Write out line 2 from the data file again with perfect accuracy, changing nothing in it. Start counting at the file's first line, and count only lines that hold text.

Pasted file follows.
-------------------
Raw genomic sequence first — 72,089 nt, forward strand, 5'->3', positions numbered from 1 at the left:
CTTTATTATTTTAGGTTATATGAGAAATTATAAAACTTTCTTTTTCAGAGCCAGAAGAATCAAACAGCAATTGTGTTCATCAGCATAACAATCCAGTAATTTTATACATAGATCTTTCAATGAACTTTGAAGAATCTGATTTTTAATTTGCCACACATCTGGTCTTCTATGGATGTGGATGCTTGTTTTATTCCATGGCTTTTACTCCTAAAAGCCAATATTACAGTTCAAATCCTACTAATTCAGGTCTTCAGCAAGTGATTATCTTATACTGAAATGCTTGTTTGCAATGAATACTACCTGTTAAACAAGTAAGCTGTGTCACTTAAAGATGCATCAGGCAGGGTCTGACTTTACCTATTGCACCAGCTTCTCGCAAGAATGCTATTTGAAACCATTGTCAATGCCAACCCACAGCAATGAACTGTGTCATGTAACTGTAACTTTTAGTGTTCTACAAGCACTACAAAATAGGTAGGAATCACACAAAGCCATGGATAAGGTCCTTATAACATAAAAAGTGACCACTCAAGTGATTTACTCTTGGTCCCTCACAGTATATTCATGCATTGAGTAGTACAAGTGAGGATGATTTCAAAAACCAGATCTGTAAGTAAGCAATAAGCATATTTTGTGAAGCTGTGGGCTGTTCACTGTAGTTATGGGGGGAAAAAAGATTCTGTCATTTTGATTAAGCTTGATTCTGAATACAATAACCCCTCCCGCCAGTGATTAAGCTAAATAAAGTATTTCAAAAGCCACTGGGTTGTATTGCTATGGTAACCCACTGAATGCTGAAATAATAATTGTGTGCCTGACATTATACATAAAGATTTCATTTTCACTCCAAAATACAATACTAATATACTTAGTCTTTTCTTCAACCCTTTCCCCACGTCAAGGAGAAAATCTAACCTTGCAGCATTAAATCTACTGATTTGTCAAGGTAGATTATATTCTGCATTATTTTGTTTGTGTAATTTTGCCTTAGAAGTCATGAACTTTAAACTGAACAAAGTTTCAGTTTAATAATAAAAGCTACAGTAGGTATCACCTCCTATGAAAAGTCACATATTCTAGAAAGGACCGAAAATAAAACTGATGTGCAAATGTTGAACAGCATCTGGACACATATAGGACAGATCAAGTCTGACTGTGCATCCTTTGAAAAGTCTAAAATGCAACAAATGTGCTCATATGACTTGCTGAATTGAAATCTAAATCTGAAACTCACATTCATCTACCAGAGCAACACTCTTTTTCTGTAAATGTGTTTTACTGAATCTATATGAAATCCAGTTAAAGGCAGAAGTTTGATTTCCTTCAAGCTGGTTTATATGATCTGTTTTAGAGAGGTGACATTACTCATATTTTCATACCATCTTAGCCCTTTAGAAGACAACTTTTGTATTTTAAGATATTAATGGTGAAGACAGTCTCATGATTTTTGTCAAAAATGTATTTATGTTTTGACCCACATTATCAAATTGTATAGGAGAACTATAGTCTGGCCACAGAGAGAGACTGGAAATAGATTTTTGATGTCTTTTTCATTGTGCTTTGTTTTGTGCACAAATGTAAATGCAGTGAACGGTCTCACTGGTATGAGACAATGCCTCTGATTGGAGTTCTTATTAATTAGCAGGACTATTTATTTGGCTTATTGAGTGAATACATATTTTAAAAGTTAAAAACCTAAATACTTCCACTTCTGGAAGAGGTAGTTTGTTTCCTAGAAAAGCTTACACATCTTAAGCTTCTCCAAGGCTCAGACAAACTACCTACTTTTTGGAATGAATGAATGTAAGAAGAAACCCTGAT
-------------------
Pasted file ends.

CTTTATTATTTTAGGTTATATGAGAAATTATAAAACTTTCTTTTTCAGAGCCAGAAGAATCAAACAGCAATTGTGTTCATCAGCATAACAATCCAGTAATTTTATACATAGATCTTTCAATGAACTTTGAAGAATCTGATTTTTAATTTGCCACACATCTGGTCTTCTATGGATGTGGATGCTTGTTTTATTCCATGGCTTTTACTCCTAAAAGCCAATATTACAGTTCAAATCCTACTAATTCAGGTCTTCAGCAAGTGATTATCTTATACTGAAATGCTTGTTTGCAATGAATACTACCTGTTAAACAAGTAAGCTGTGTCACTTAAAGATGCATCAGGCAGGGTCTGACTTTACCTATTGCACCAGCTTCTCGCAAGAATGCTATTTGAAACCATTGTCAATGCCAACCCACAGCAATGAACTGTGTCATGTAACTGTAACTTTTAGTGTTCTACAAGCACTACAAAATAGGTAGGAATCACACAAAGCCATGGATAAGGTCCTTATAACATAAAAAGTGACCACTCAAGTGATTTACTCTTGGTCCCTCACAGTATATTCATGCATTGAGTAGTACAAGTGAGGATGATTTCAAAAACCAGATCTGTAAGTAAGCAATAAGCATATTTTGTGAAGCTGTGGGCTGTTCACTGTAGTTATGGGGGGAAAAAAGATTCTGTCATTTTGATTAAGCTTGATTCTGAATACAATAACCCCTCCCGCCAGTGATTAAGCTAAATAAAGTATTTCAAAAGCCACTGGGTTGTATTGCTATGGTAACCCACTGAATGCTGAAATAATAATTGTGTGCCTGACATTATACATAAAGATTTCATTTTCACTCCAAAATACAATACTAATATACTTAGTCTTTTCTTCAACCCTTTCCCCACGTCAAGGAGAAAATCTAACCTTGCAGCATTAAATCTACTGATTTGTCAAGGTAGATTATATTCTGCATTATTTTGTTTGTGTAATTTTGCCTTAGAAGTCATGAACTTTAAACTGAACAAAGTTTCAGTTTAATAATAAAAGCTACAGTAGGTATCACCTCCTATGAAAAGTCACATATTCTAGAAAGGACCGAAAATAAAACTGATGTGCAAATGTTGAACAGCATCTGGACACATATAGGACAGATCAAGTCTGACTGTGCATCCTTTGAAAAGTCTAAAATGCAACAAATGTGCTCATATGACTTGCTGAATTGAAATCTAAATCTGAAACTCACATTCATCTACCAGAGCAACACTCTTTTTCTGTAAATGTGTTTTACTGAATCTATATGAAATCCAGTTAAAGGCAGAAGTTTGATTTCCTTCAAGCTGGTTTATATGATCTGTTTTAGAGAGGTGACATTACTCATATTTTCATACCATCTTAGCCCTTTAGAAGACAACTTTTGTATTTTAAGATATTAATGGTGAAGACAGTCTCATGATTTTTGTCAAAAATGTATTTATGTTTTGACCCACATTATCAAATTGTATAGGAGAACTATAGTCTGGCCACAGAGAGAGACTGGAAATAGATTTTTGATGTCTTTTTCATTGTGCTTTGTTTTGTGCACAAATGTAAATGCAGTGAACGGTCTCACTGGTATGAGACAATGCCTCTGATTGGAGTTCTTATTAATTAGCAGGACTATTTATTTGGCTTATTGAGTGAATACATATTTTAAAAGTTAAAAACCTAAATACTTCCACTTCTGGAAGAGGTAGTTTGTTTCCTAGAAAAGCTTACACATCTTAAGCTTCTCCAAGGCTCAGACAAACTACCTACTTTTTGGAATGAATGAATGTAAGAAGAAACCCTGAT